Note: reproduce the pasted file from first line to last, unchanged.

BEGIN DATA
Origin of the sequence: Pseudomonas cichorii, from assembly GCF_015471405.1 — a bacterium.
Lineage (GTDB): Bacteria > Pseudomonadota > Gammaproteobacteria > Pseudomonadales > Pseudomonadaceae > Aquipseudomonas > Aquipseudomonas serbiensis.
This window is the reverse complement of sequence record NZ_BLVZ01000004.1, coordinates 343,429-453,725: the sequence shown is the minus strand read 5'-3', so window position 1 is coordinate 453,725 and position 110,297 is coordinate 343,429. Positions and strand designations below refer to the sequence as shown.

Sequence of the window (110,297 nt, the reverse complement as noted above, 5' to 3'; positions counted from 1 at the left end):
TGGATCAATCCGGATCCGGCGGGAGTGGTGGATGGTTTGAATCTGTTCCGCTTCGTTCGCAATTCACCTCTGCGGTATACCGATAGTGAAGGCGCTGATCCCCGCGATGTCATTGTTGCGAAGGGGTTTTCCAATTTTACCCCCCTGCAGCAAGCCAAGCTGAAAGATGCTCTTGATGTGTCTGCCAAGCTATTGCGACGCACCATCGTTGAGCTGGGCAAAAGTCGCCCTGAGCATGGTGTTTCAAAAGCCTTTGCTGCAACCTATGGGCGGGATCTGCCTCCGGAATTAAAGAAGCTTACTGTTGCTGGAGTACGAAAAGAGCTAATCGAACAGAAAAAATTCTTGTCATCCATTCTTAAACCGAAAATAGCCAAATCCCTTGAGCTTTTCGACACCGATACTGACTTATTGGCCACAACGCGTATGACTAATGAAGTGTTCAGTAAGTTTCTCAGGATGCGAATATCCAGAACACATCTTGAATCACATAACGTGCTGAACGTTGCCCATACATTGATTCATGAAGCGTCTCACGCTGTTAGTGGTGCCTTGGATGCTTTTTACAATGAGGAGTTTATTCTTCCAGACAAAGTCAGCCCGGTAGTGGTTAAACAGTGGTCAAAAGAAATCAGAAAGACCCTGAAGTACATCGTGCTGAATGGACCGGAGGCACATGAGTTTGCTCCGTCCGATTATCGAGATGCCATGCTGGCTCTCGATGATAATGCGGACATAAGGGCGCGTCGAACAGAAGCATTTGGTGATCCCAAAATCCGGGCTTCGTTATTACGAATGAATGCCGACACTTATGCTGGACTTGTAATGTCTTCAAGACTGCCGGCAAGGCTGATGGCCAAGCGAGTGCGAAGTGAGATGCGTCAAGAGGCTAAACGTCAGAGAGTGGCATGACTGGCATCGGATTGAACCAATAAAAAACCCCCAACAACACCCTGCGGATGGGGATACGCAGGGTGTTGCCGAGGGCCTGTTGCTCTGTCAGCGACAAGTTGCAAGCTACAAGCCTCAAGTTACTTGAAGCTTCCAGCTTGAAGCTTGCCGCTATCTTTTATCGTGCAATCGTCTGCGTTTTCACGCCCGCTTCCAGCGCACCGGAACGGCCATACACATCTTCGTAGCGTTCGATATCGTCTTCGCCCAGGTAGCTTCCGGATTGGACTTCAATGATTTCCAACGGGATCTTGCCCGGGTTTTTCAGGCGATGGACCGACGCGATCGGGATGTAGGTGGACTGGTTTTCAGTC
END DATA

Origin of the sequence: Pseudomonas cichorii, from assembly GCF_015471405.1 — a bacterium.
Lineage (GTDB): Bacteria > Pseudomonadota > Gammaproteobacteria > Pseudomonadales > Pseudomonadaceae > Aquipseudomonas > Aquipseudomonas serbiensis.
This window is the reverse complement of sequence record NZ_BLVZ01000004.1, coordinates 343,429-453,725: the sequence shown is the minus strand read 5'-3', so window position 1 is coordinate 453,725 and position 110,297 is coordinate 343,429. Positions and strand designations below refer to the sequence as shown.

Sequence of the window (110,297 nt, the reverse complement as noted above, 5' to 3'; positions counted from 1 at the left end):
TGGATCAATCCGGATCCGGCGGGAGTGGTGGATGGTTTGAATCTGTTCCGCTTCGTTCGCAATTCACCTCTGCGGTATACCGATAGTGAAGGCGCTGATCCCCGCGATGTCATTGTTGCGAAGGGGTTTTCCAATTTTACCCCCCTGCAGCAAGCCAAGCTGAAAGATGCTCTTGATGTGTCTGCCAAGCTATTGCGACGCACCATCGTTGAGCTGGGCAAAAGTCGCCCTGAGCATGGTGTTTCAAAAGCCTTTGCTGCAACCTATGGGCGGGATCTGCCTCCGGAATTAAAGAAGCTTACTGTTGCTGGAGTACGAAAAGAGCTAATCGAACAGAAAAAATTCTTGTCATCCATTCTTAAACCGAAAATAGCCAAATCCCTTGAGCTTTTCGACACCGATACTGACTTATTGGCCACAACGCGTATGACTAATGAAGTGTTCAGTAAGTTTCTCAGGATGCGAATATCCAGAACACATCTTGAATCACATAACGTGCTGAACGTTGCCCATACATTGATTCATGAAGCGTCTCACGCTGTTAGTGGTGCCTTGGATGCTTTTTACAATGAGGAGTTTATTCTTCCAGACAAAGTCAGCCCGGTAGTGGTTAAACAGTGGTCAAAAGAAATCAGAAAGACCCTGAAGTACATCGTGCTGAATGGACCGGAGGCACATGAGTTTGCTCCGTCCGATTATCGAGATGCCATGCTGGCTCTCGATGATAATGCGGACATAAGGGCGCGTCGAACAGAAGCATTTGGTGATCCCAAAATCCGGGCTTCGTTATTACGAATGAATGCCGACACTTATGCTGGACTTGTAATGTCTTCAAGACTGCCGGCAAGGCTGATGGCCAAGCGAGTGCGAAGTGAGATGCGTCAAGAGGCTAAACGTCAGAGAGTGGCATGACTGGCATCGGATTGAACCAATAAAAAACCCCCAACAACACCCTGCGGATGGGGATACGCAGGGTGTTGCCGAGGGCCTGTTGCTCTGTCAGCGACAAGTTGCAAGCTACAAGCCTCAAGTTACTTGAAGCTTCCAGCTTGAAGCTTGCCGCTATCTTTTATCGTGCAATCGTCTGCGTTTTCACGCCCGCTTCCAGCGCACCGGAACGGCCATACACATCTTCGTAGCGTTCGATATCGTCTTCGCCCAGGTAGCTTCCGGATTGGACTTCAATGATTTCCAACGGGATCTTGCCCGGGTTTTTCAGGCGATGGACCGACGCGATCGGGATGTAGGTGGACTGGTTTTCAGTC